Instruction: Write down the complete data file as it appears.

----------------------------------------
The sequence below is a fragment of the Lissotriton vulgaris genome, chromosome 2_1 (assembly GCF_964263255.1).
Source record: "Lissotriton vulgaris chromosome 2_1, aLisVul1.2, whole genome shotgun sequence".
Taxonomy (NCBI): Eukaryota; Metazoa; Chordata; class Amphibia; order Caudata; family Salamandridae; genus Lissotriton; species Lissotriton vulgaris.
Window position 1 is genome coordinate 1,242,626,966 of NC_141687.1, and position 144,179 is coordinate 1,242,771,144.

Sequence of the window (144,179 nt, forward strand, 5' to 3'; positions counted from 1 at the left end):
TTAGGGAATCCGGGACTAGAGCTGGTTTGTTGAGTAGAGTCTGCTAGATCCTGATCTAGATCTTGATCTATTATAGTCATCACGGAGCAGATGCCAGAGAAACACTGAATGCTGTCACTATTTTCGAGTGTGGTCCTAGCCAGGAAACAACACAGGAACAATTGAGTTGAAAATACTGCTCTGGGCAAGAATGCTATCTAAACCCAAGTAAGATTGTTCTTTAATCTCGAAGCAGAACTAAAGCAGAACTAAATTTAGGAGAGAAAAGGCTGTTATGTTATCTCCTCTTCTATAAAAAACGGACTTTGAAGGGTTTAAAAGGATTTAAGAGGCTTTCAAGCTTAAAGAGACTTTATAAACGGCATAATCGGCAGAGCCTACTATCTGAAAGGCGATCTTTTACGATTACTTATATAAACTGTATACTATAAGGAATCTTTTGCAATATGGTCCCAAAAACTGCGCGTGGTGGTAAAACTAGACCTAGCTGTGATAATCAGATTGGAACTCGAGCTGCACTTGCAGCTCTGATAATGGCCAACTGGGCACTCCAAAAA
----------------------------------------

The sequence below is a fragment of the Lissotriton vulgaris genome, chromosome 2_1 (assembly GCF_964263255.1).
Source record: "Lissotriton vulgaris chromosome 2_1, aLisVul1.2, whole genome shotgun sequence".
Taxonomy (NCBI): Eukaryota; Metazoa; Chordata; class Amphibia; order Caudata; family Salamandridae; genus Lissotriton; species Lissotriton vulgaris.
Window position 1 is genome coordinate 1,242,626,966 of NC_141687.1, and position 144,179 is coordinate 1,242,771,144.

Sequence of the window (144,179 nt, forward strand, 5' to 3'; positions counted from 1 at the left end):
TTAGGGAATCCGGGACTAGAGCTGGTTTGTTGAGTAGAGTCTGCTAGATCCTGATCTAGATCTTGATCTATTATAGTCATCACGGAGCAGATGCCAGAGAAACACTGAATGCTGTCACTATTTTCGAGTGTGGTCCTAGCCAGGAAACAACACAGGAACAATTGAGTTGAAAATACTGCTCTGGGCAAGAATGCTATCTAAACCCAAGTAAGATTGTTCTTTAATCTCGAAGCAGAACTAAAGCAGAACTAAATTTAGGAGAGAAAAGGCTGTTATGTTATCTCCTCTTCTATAAAAAACGGACTTTGAAGGGTTTAAAAGGATTTAAGAGGCTTTCAAGCTTAAAGAGACTTTATAAACGGCATAATCGGCAGAGCCTACTATCTGAAAGGCGATCTTTTACGATTACTTATATAAACTGTATACTATAAGGAATCTTTTGCAATATGGTCCCAAAAACTGCGCGTGGTGGTAAAACTAGACCTAGCTGTGATAATCAGATTGGAACTCGAGCTGCACTTGCAGCTCTGATAATGGCCAACTGGGCACTCCAAAAA